Balanced amidst the Busy

This week I saw an article about the “unbusy pastor.” The long and short of the article was that a pastor is doing their best when they are able to be the non-anxious presence, which requires not always thinking ahead to the next thing. I’m sure you’re familiar with the busy I’m talking about - the to-do list for the day, those things that must get done, everything is reduced to being checked off a list. This morning, I ask us to consider what it means to not always worry about all of the factors and how to juggle, but how to be balanced.


My Lenten practice this year has been painting - to guide me, help me balance in the busy. Ii has been an interesting Lenten practice because I know the process ahead - that even within it there is a busy-ness I need to be wary of. I have been using the work of Melissa McCracken, a synesthetic artist, trying to work off of one of her pieces. The wires in her brain are crossed such that she actually sees music. How do you see music? How does she even do it, how does that work?


This question came up at the mulitcultural committee meeting this week. We did our devotional on this passage. In reading about the donkey and colt - this seeming circus-act of balancing - the question arose - “How is he even doing that?”


Moreover, how is he even “doing” this procession? How is he even facing these people, knowing that their betrayal will happen after? How can he face the crowd, knowing the crucifixion, the suffering at their hands to come? How does he find the space to both know the toughness ahead, as well as what beauty comes after. I wonder if his space-finding comes from linking the current reality with the future reality - the after beauty is connected to the current beauty - the shouts of that day mirror the shouts of joy after the resurrection.


And we must give some credit to the crowds. It is not their their hearts were untrue, not that their welcome was disingenuous. They had a moment of getting lost in the busy-ness - the business. Those same hearts later went on to spread the gospel: they came back, they gathered together again. They, too, came back ‘round again - perhaps not in entirely the same way, but certainly they came back round, connected to their last jubilance.


I know I am familiar with starting off with good intention, then shying away, then coming back around again. During the shy-away moments, we can hold onto that original good intention, enjoy the new possibilities. My Lenten practice of painting is a good example. My original intent was to be like the synesthetic artist Melissa McCracken, to work from one of her pieces. Often there were moments of failing at it and moving away, giving up for a bit - but then I’d come back. It’s something else now - this crazy piece I’m calling “The Firebird,”, but the same good intent is still behind it. I know I’m not a professional artist like she is. I know I will get to a point in painting where I get caught up in a part of it that I just can’t figure out, I get lost in the business (busy-ness) of failing to make it just like her. I know ahead of time there are ways in which I’m going to feel it impossible to figure out the how of it, deeming it more important that it live up to my model rather than intent (to create something evocative and beautiful) and walk away.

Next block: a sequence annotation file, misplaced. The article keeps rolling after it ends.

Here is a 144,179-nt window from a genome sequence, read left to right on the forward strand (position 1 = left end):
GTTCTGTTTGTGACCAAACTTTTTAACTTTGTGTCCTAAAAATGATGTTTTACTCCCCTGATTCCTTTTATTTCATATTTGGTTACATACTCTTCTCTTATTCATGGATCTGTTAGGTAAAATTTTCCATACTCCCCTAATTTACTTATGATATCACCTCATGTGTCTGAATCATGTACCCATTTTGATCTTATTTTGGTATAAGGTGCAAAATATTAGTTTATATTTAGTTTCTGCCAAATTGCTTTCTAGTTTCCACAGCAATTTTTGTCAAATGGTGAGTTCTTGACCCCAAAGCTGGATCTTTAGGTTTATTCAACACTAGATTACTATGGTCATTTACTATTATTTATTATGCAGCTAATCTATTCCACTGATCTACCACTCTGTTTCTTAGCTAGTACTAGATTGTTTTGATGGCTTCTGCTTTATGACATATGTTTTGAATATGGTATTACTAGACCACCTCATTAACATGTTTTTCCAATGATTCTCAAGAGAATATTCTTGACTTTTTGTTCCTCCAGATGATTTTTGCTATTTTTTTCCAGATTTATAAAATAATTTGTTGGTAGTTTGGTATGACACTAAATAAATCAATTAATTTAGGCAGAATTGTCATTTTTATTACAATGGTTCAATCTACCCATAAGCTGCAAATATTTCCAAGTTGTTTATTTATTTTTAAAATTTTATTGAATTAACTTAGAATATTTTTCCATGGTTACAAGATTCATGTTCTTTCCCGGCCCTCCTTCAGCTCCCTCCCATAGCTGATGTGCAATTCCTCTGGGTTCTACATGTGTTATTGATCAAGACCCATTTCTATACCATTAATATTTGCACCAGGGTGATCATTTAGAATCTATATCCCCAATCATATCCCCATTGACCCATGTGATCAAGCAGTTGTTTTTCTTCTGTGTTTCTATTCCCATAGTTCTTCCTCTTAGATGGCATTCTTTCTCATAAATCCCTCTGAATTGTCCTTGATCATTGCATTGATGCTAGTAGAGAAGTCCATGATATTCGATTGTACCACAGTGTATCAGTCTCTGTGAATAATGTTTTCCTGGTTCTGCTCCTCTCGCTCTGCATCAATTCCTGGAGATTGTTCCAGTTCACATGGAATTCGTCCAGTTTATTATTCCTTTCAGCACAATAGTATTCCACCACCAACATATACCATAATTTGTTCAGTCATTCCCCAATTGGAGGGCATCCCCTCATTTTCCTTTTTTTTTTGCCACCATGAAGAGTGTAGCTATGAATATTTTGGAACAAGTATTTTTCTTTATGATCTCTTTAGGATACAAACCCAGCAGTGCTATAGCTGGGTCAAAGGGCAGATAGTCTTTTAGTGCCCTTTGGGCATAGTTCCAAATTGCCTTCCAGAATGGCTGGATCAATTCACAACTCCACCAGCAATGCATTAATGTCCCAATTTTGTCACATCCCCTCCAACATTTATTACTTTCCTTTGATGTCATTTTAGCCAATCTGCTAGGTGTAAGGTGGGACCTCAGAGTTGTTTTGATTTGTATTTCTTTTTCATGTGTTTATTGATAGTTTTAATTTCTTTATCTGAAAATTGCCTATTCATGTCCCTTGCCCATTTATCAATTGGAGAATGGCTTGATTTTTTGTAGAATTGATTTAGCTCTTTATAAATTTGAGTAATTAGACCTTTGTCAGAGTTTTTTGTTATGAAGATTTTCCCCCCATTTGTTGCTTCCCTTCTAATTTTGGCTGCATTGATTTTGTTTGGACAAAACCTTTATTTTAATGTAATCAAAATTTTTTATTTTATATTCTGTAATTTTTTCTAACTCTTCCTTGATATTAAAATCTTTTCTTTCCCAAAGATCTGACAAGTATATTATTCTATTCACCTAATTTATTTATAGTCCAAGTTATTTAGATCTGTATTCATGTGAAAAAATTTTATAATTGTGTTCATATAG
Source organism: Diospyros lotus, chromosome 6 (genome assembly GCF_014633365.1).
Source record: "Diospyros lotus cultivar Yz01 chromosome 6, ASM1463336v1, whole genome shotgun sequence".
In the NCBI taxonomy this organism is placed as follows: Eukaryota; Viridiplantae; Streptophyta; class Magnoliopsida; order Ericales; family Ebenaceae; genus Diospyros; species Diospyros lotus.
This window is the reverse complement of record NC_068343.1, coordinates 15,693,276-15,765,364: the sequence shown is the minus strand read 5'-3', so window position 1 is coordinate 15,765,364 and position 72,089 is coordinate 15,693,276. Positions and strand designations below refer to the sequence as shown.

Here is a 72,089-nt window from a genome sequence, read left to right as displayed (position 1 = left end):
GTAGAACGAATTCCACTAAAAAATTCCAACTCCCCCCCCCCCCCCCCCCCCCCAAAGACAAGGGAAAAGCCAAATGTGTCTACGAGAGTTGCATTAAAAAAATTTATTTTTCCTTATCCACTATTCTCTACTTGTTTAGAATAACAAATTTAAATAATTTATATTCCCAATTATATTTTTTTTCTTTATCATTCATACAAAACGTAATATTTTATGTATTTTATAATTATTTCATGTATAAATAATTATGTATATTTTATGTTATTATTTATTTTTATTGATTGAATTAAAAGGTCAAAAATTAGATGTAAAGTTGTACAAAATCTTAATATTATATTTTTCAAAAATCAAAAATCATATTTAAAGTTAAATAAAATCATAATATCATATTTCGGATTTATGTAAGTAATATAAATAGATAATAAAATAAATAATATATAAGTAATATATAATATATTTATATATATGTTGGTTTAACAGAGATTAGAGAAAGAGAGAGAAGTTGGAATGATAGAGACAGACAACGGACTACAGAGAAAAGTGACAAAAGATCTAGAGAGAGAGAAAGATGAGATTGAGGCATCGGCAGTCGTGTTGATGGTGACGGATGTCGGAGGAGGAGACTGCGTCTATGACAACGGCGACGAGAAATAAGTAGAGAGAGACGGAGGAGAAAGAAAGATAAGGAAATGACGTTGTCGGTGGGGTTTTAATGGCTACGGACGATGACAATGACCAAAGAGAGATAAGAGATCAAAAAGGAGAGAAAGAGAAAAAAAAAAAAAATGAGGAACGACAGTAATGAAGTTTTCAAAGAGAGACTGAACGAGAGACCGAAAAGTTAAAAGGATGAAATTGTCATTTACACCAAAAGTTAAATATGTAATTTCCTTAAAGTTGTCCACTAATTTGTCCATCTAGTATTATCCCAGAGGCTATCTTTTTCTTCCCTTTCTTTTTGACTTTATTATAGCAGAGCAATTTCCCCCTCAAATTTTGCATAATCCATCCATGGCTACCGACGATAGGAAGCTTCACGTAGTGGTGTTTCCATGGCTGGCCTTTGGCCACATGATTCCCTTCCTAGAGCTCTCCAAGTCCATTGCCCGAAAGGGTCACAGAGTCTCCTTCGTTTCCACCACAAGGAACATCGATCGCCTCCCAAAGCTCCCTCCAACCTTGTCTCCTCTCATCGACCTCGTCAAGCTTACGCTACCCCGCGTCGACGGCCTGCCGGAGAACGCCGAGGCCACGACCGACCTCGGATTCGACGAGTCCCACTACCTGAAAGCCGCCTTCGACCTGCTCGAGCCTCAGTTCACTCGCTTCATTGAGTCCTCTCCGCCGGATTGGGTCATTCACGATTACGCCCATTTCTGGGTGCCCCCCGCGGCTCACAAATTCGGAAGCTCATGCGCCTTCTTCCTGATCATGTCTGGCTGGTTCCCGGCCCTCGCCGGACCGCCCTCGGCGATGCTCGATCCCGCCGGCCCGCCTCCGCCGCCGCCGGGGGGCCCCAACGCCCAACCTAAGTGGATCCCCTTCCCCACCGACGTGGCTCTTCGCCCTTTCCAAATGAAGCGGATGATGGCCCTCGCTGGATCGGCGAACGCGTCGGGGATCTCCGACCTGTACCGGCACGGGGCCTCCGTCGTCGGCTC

How like being a Christian! How like striving to live like Jesus. We are very much not Jesus. So there are going to be Holy Thursdays and Good Fridays. There is also always a resurrection, and it reflects the shouts of why we claim our Christianity in the first place, of our hosannas, of the Palm Sunday that claims Christ as our own.


We can claim the memory of that day, of the Palm Sunday, even with the knowledge that there will be difficulty, to forge ahead balanced with the knowledge, too, of a following resurrection. Balance, not of turning away from what lies ahead, but acknowledging it, and moving through being connected to the beauty of now, and with the sure faith that that beauty will blossom again. There is often the temptation to skip right to the resurrection. I offer to us the balance of this week. This week, you are invited to fully delve into Holy Thursday and Good Friday, to the hard places, the difficulty of what’s to come, knowing there, too, is the Easter Sunday. We are invited to remember the shouts and see them as premonitions of the resurrection. I invite us to take hold of the beauty before you this week and remember it in balance of the tough busy-ness that may also be ahead.


Photo by Zac Ong on Unsplash



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